I like what people have been doing in business over recent (and not so recent) years – considering how business can be conducted more effectively and efficiently. Two areas of development are Six Sigma* and Lean**. Working in professional advisory businesses these are concepts you are likely to encounter sooner or later, and both have value. They are often applied together as they are not considered inconsistent, although they have distinct identities. I thought it worth sharing some personal thoughts about them.
It is important to say that Six Sigma developed in the manufacturing sector, and although Six Sigma practitioners will protest that it is equally relevant to the services sector, I have come to conclude that this requires a heavy caveat. In its purest form Six Sigma is a method for eradicating errors from a process by, amongst other things, applying statistical tests to elements of the process which, necessarily, require;
a) sample sizes that are statistically significant, and
b) processes which are largely replicable/similar. This may be true in areas such as banking, or the operation of volume processing centres. In my view it is never true of the kind of ‘full service’ practices that make up much of the professional advisory business market. That is not to say Six Sigma is of no value in these businesses; there are some elements of Six Sigma that can nevertheless be extremely useful in such businesses;
• The concept of mapping a process in order to understand, challenge and adapt the way things are done in some of the more standardised areas of work. This can extend to more sophisticated measures of ‘who does what’ in a process, and ’how much does each step cost/what value does it add’. Any serious process improvement project in a professional advisory firm will cover these elements.
• The twin concepts of ‘voice of the customer’ (VoC) and ‘voice of the business’ (VoB). The former is invaluable in informing the supplier what the customer needs and expects. The latter is the – sometimes challengingly different – view of what is good for the business, including with regard to profitability, and the people who work in it. Many professional advisers have structured (albeit poorly structured!) processes in place for the former. They very seldom deal with the voice of the business in anywhere near so systematic a way.
‘Lean’ is, in my view, a hugely valuable approach in professional advisory firms, and sits well with the elements of Six Sigma highlighted above, and does not require the detailed Six Sigma statistical analysis that I have dismissed for most professional advisory businesses. I set out below some of the key concepts of Lean, with some explanation which will hopefully show a self-evident relevance to the process improvement effort in an individual business;
• Muda (or waste); this must be eradicated and can arise by virtue of (amongst other things) correcting errors leading to re-work, inefficient processes, inappropriate transmission of work from one person to another, or poor control of the end-to-end process, which can lead to inefficient waiting time.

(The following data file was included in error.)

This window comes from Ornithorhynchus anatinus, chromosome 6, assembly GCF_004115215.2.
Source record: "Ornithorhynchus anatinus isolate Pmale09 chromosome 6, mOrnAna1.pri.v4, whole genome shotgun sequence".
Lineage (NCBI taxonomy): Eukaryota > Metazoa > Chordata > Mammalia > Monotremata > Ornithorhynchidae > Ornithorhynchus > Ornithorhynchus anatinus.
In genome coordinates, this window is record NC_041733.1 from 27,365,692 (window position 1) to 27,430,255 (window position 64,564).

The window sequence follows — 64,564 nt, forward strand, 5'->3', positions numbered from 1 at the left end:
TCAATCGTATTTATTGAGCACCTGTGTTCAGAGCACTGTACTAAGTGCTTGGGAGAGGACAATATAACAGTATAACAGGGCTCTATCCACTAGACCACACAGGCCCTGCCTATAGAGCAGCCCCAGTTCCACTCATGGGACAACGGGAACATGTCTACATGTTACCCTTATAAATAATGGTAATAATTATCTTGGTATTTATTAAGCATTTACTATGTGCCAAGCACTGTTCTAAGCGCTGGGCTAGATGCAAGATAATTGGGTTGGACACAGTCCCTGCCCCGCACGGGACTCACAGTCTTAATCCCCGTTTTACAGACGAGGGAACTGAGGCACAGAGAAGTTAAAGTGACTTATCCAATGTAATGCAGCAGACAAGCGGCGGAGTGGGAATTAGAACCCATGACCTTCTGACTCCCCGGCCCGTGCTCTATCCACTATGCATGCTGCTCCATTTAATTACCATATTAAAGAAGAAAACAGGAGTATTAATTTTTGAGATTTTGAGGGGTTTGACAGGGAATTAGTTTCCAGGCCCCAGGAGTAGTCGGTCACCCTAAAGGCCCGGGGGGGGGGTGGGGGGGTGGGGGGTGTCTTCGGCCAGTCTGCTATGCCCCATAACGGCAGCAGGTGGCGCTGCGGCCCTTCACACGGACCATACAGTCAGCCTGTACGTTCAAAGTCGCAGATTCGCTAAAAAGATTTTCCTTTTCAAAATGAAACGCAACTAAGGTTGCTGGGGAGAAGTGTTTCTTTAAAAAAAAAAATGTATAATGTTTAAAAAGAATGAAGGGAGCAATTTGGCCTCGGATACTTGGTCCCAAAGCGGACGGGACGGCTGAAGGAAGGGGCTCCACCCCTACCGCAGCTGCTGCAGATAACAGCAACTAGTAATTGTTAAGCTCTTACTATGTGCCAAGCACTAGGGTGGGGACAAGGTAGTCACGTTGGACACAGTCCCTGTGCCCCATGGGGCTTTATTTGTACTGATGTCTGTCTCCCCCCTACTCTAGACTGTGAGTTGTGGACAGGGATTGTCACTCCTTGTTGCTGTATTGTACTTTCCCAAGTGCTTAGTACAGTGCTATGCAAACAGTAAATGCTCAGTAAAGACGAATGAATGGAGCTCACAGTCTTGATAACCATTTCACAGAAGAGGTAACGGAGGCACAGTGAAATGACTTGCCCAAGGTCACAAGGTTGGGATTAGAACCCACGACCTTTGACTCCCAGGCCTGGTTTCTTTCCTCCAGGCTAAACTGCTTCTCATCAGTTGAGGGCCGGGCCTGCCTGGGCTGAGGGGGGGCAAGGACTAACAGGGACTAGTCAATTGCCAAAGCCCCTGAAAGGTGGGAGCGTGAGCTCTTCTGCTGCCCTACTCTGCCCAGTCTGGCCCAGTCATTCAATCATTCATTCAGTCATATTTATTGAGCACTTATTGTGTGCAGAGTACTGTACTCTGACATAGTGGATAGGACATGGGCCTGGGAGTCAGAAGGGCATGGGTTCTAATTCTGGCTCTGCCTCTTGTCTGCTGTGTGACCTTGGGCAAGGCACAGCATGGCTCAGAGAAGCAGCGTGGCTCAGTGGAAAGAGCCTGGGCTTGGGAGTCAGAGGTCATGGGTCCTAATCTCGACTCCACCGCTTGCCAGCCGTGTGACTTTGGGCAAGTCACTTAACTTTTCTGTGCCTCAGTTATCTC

• Kaizen; a process of continual improvement, such that every process can and should be continually evaluated for improvements in time taken, quality and consistency of output, resources used, etc.
• Poke-yoke (or mistake proofing); simply put, identify what can go wrong with a process and put in place steps that will prevent it from occurring.
If a project starts with detailed mapping of the processes currently used in the business, and applies the concepts above, conclusions drawn may be;
1 there are steps that can be excluded as adding no value
2 there is work that can be done by another (cheaper or specialist) resource
3 there is poor end-to-end management of the process, leading to inefficiencies
4 there is too much retrospective (rather than real-time) checking and rework, causing delay and additional costs
5 there is a lack of standardisation of the repetitive elements of work
6 there is no process in place to ensure continuous improvement.
Putting these things in place needn’t take long and needn’t be expensive. Many people set out on process improvement projects however without a clear understanding of the processes in use in the business. They also start out with an assumption that the only things they need to address are resourcing and technology issues (“what is flavour of the month at the moment?”), and that will do. The problem with this approach is that they may be basing changes to the business on false assumptions, and their selected solutions are the most expensive and hardest to implement (and have the longest pay-back period in my view).
A project which is mindful of the ‘helpful’ aspects of Six Sigma and Lean, as above, can deliver real benefits to the business without the pain and cost of extensive IT implementations and resource reallocations…
*Six Sigma “..is a disciplined, data-driven approach and methodology for eliminating defects (driving toward six standard deviations between the mean and the nearest specification limit) in any process – from manufacturing to transactional and from product to service.” [Source isixsimga.com]
**Lean “..means creating more value for customers with fewer resources. A lean organization understands customer value and focuses its key processes to continuously increase it. The ultimate goal is to provide perfect value to the customer through a perfect value creation process that has zero waste.” [Source lean.org]. Note: much source material here arises from Japanese manufacturing, and is known by Japanese phrases.